Since returning to the big office last spring, CEO Larry Page has created an executive brain trust--and now they're transforming Google from a single product into a diversified web power. YouTube's channel-centric makeover reimagines cable TV in an unlimited bandwidth world, Android helped partners sell more than 250 million phones last year (earning Google an estimated $4 billion in mobile ad sales), Chrome has surpassed Firefox as the second-most-popular web browser (to Microsoft's), and Google+ continues to be integrated deeply into all of Google's products. Yet, there's cause for concern. The company is beset by accusations--some of which it's had to acknowledge--of overzealously favoring its own products in its search results, moves that have attracted antitrust attention from Congress and the Justice Department. It begs the question: Can Google stop itself from becoming Microsoft?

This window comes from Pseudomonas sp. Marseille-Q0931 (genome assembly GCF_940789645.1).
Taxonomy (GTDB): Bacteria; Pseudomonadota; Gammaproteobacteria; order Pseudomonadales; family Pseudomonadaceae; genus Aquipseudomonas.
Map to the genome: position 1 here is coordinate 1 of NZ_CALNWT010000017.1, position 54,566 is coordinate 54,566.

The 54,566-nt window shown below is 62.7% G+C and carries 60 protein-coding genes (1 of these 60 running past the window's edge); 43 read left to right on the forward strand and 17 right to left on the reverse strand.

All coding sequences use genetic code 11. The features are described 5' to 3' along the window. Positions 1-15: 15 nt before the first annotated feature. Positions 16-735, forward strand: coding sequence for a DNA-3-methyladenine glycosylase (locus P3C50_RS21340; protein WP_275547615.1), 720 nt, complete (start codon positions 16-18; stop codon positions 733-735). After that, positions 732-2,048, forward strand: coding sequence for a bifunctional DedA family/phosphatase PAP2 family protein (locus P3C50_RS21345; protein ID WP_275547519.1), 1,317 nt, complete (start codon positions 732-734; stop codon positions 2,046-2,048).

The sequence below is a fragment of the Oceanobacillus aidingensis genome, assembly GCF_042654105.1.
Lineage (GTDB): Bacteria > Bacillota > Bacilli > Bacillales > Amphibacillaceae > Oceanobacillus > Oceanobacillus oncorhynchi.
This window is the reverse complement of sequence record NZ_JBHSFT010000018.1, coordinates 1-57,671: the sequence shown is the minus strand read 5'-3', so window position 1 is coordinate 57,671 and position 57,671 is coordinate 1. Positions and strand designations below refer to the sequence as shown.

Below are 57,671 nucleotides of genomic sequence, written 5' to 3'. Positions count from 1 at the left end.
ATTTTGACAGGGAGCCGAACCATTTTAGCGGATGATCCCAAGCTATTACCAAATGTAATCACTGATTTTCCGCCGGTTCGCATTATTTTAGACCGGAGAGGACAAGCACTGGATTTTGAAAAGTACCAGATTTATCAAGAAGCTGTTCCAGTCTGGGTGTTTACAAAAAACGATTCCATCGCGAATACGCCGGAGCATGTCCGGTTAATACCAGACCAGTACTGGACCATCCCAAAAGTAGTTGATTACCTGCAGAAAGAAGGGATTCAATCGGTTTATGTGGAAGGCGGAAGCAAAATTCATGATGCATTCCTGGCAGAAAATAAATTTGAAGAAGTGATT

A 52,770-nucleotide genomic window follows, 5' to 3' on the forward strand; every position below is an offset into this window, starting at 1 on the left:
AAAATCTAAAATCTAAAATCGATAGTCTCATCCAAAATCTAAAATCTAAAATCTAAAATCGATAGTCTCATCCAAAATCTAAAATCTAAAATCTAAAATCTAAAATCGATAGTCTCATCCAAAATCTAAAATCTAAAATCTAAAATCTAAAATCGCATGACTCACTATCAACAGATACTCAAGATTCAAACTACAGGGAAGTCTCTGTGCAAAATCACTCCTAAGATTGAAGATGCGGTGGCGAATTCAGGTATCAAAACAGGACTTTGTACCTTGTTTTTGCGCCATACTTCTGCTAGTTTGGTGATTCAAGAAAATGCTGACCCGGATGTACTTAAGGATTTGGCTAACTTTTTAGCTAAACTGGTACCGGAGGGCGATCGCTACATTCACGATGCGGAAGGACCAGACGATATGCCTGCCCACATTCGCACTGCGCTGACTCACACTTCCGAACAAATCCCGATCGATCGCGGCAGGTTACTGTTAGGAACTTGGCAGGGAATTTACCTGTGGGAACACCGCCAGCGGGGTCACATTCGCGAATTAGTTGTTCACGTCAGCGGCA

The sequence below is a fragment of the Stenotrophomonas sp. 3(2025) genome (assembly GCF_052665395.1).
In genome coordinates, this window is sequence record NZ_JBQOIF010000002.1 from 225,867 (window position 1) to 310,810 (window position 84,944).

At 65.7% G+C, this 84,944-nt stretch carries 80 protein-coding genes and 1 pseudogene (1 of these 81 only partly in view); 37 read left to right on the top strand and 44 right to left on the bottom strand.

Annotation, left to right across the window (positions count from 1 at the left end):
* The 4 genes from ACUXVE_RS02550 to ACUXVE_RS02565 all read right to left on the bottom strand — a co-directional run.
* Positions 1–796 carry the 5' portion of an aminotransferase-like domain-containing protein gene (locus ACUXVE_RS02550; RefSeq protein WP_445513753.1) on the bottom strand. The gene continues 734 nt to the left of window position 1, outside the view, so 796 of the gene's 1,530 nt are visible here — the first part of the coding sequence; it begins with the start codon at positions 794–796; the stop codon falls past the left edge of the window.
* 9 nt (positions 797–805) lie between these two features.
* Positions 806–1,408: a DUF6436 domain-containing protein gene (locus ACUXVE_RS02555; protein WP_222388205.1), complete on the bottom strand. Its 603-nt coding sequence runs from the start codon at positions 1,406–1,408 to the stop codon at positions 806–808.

Illustration by Peter Oumanski